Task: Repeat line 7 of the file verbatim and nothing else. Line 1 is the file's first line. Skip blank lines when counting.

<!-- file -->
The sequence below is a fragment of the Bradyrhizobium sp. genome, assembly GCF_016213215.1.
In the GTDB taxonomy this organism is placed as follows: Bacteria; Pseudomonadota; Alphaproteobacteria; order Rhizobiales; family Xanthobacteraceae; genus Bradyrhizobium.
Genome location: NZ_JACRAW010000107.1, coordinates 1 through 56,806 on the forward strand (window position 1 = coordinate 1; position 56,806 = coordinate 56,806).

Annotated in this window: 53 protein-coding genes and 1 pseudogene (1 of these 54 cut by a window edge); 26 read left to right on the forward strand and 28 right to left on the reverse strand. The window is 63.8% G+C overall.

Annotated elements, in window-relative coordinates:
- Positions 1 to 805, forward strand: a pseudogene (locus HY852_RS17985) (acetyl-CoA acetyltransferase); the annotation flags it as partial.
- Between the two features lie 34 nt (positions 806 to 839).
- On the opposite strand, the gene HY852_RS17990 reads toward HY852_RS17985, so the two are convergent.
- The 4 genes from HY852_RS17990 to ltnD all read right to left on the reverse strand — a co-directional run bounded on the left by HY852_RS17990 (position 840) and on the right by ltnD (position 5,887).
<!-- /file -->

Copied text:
- Between the two features lie 34 nt (positions 806 to 839).